11. Red Ryder i killed this ENOROMOUS green fly mustve been 2 inches long with a head shot, i mounted that in my cabins game room (i had a spare plack and needle:) )

  12. I generally feel that shooting things to eat is ok…isn’t bug busting more on the side of ecological vandalism that normally gets airgunners a bad name. Also shooting bugs out of the air would make it more difficult to ensure an appropriate backstop – I suppose using a lower powered gun makes this less of a risk.

    I dont wish to appear a [sic] buzzkiller, but aren’t there enough edible targets to shoot at?

    Ed – UK

  13. Ed,

    So, what’s stopping you from eating the bugs you take out with your airgun?
    Seriously, you must be trolling with your post, because if you are not, you REALLY need to get your head examined.


  14. BB, I am so glad to have found this blog! I have been toying with the idea of developing and marketing a “bug-gun” for awhile. I love the concept! I bought the Leaper scope you mentioned, now I need a gun. I looked at the ones you listed but don’t really want a CO2 powered option. I also am very curious about ammo. One of the things I like about the idea is being able to shoot horseflies inside my garage and I would be interested in knowing if there’s a plastic pellet alternative anywhere that can be accuratley shot through a rifled airgun? I have scoured the internet and found ZAP plastic saftey rounds on a british website, but could not find anything else to suggest how well they worked. I assume BB’s won’t be as accurate? Though about using an airsoft sniper rifle, but I don’t know how accurate they are. I would love to come up with a set-up that can shoot with a great deal of precision out to 50 feet and shoot a round that will kill bugs but not totally destroy drywall. Any advice would be fantastic! Thanks!

  15. Horsefly,

    Anything that kills horseflies is a good thing!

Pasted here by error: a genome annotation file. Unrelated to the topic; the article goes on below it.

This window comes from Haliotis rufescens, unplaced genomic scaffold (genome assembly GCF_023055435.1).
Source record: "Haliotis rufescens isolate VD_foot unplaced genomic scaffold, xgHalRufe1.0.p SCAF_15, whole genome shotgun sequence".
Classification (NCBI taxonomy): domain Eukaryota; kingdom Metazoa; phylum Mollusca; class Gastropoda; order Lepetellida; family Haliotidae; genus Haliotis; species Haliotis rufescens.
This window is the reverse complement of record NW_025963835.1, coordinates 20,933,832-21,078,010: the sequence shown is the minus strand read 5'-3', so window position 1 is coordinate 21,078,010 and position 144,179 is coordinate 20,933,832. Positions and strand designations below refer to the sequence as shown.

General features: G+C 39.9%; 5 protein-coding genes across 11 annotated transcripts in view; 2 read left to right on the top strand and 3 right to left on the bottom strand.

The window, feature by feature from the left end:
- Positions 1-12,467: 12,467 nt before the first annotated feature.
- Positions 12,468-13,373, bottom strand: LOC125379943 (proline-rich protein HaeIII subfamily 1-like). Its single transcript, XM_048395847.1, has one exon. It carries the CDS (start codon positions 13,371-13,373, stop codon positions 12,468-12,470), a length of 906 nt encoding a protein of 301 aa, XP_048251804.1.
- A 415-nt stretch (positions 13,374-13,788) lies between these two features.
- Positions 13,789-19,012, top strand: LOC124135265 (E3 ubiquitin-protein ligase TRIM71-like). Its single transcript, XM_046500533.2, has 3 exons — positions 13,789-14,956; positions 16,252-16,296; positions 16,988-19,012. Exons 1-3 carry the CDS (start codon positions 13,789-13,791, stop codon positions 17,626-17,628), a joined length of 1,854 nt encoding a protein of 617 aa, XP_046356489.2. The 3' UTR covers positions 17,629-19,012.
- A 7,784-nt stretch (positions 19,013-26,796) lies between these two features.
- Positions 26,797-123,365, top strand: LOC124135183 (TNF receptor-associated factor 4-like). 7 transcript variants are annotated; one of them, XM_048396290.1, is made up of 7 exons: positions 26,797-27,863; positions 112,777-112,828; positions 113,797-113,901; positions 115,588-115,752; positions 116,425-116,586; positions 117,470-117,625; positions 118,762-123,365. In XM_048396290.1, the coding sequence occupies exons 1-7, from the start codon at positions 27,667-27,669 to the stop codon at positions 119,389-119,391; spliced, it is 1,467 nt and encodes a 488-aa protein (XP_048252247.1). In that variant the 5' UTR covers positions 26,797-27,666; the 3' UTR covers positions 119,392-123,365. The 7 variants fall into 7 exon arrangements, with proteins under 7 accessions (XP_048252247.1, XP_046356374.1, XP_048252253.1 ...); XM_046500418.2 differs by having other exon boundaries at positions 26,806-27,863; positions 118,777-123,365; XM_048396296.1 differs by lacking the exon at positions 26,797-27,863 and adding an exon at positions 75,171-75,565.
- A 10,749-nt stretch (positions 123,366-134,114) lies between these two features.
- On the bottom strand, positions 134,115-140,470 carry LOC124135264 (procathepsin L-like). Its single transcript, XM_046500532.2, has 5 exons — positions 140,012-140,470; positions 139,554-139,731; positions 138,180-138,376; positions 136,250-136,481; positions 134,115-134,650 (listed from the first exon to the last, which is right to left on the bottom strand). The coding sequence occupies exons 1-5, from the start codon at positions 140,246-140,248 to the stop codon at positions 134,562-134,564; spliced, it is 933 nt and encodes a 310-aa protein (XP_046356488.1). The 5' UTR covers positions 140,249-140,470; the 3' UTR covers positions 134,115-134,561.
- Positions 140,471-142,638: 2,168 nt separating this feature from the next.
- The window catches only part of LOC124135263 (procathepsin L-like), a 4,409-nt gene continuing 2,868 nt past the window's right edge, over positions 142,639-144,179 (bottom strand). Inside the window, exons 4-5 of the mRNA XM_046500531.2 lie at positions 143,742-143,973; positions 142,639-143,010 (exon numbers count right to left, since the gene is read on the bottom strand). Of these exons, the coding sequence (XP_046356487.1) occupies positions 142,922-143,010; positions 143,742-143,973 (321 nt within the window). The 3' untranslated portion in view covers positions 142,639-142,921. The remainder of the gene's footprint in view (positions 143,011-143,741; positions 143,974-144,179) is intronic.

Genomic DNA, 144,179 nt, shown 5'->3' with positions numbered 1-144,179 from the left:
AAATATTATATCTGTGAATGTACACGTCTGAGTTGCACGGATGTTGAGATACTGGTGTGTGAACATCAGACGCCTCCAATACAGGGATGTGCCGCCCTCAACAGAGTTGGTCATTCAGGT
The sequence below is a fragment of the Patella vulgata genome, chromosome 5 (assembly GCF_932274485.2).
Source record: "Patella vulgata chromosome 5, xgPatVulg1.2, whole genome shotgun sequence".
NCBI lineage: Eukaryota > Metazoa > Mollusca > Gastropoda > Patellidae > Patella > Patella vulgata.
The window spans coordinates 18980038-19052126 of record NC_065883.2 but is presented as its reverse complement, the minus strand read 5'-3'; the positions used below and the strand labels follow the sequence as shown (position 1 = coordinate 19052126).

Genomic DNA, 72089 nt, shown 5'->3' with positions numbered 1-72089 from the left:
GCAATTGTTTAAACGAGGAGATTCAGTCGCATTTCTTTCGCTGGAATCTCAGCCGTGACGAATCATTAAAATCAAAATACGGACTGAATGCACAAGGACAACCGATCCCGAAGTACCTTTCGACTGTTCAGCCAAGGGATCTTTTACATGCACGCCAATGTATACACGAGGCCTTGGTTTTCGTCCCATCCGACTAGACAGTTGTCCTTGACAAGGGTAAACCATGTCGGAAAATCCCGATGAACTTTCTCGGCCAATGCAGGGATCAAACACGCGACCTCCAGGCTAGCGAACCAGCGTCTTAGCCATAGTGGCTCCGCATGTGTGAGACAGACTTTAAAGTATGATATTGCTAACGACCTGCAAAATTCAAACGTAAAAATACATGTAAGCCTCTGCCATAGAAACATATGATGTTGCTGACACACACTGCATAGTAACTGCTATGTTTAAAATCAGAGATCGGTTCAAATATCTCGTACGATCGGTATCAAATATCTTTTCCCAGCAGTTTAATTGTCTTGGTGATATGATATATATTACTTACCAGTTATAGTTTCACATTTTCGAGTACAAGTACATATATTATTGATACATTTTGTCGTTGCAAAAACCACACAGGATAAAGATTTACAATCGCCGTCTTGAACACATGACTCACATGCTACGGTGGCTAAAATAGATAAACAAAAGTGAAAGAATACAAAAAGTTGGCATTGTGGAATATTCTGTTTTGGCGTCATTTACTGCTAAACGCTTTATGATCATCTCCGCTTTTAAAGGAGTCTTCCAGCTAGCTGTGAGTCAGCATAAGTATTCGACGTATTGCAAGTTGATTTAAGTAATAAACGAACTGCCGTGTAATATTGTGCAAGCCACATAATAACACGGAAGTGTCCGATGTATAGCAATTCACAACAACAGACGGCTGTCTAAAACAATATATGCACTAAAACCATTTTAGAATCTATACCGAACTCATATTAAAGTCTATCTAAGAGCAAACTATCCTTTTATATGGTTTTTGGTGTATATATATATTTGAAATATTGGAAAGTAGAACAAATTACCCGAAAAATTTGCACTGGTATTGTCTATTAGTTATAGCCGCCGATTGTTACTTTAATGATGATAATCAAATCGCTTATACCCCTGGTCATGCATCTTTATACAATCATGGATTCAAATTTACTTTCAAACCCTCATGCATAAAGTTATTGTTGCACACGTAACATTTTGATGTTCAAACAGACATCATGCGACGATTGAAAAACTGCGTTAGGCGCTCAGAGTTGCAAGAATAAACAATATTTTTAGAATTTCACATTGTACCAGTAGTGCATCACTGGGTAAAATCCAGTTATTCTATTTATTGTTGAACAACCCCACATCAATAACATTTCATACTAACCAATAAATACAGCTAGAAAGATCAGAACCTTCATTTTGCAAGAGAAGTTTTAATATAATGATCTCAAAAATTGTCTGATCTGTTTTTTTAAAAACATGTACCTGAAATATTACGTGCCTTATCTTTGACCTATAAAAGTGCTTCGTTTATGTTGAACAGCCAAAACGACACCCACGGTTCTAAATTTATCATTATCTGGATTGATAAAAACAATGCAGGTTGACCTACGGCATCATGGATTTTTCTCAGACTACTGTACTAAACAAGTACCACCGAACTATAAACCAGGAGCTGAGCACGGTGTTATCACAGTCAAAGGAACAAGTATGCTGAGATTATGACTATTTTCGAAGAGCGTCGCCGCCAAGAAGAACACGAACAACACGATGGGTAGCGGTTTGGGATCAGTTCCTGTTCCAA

Skenco has some all-plastic wadcutters that are heavier than the British ones and I think more accurate. Ten meters will be about your limit, I would think.

    They aren’t listed on this website, so cocntact this guy:


    I think you need an accurate spring rifle that’s easy to cock and doesn’t shoot those light pellets faster than about 700 f.p.s. or so.

    It will be interesting finding out.


  16. Thanks BB! I will check those out. I’d still like your a recomendation from you on the spring rifle. There are so many to look at. Would the Daisy Avanti 853 be a good choice? I like the idea of being able to modulate distance by decreasing the velocity as mentioned above but don’t know how many pumps many of the guns on this site require to get their advertised f.p.s. Guess I don’t know enough about these yet. You are clearly a gold mine though. Any advice would be awesome! Thanks again. Randall


  17. Randall,

    The reason I didn’t give you a recommendation for a spring rifle is I haven’t tested most of what’s available. That’s on my “to do” list.

    The 853 would be a good choice. As a single-stroke pneumatic it would be almost as fast as a spring rifle. Because it is a single-stroke, however, it’s all or nothing. Additional strokes don’t increase the power. For that you need a multi-pump like the Daisy 880.


  18. All,
    It never occured to me that bug busting could be a sport. But.. why not.

    I’ve been bust’n bugs almost my whole life. Used sit on the front porch in the evening and bust the June Bugs that were attracted by the light. On a good evening you could kill a few hundred.

    Used my Benji 22 multi pump pistol. Since a lot of the shots were on the wall of the house a pellet would be a poor ammo choice.

    Solution was paper wads. Just like the ones we used to shoot through plastic staws in school. At close range they were effective and accurate enough.

    Thank for the trip down memory lane.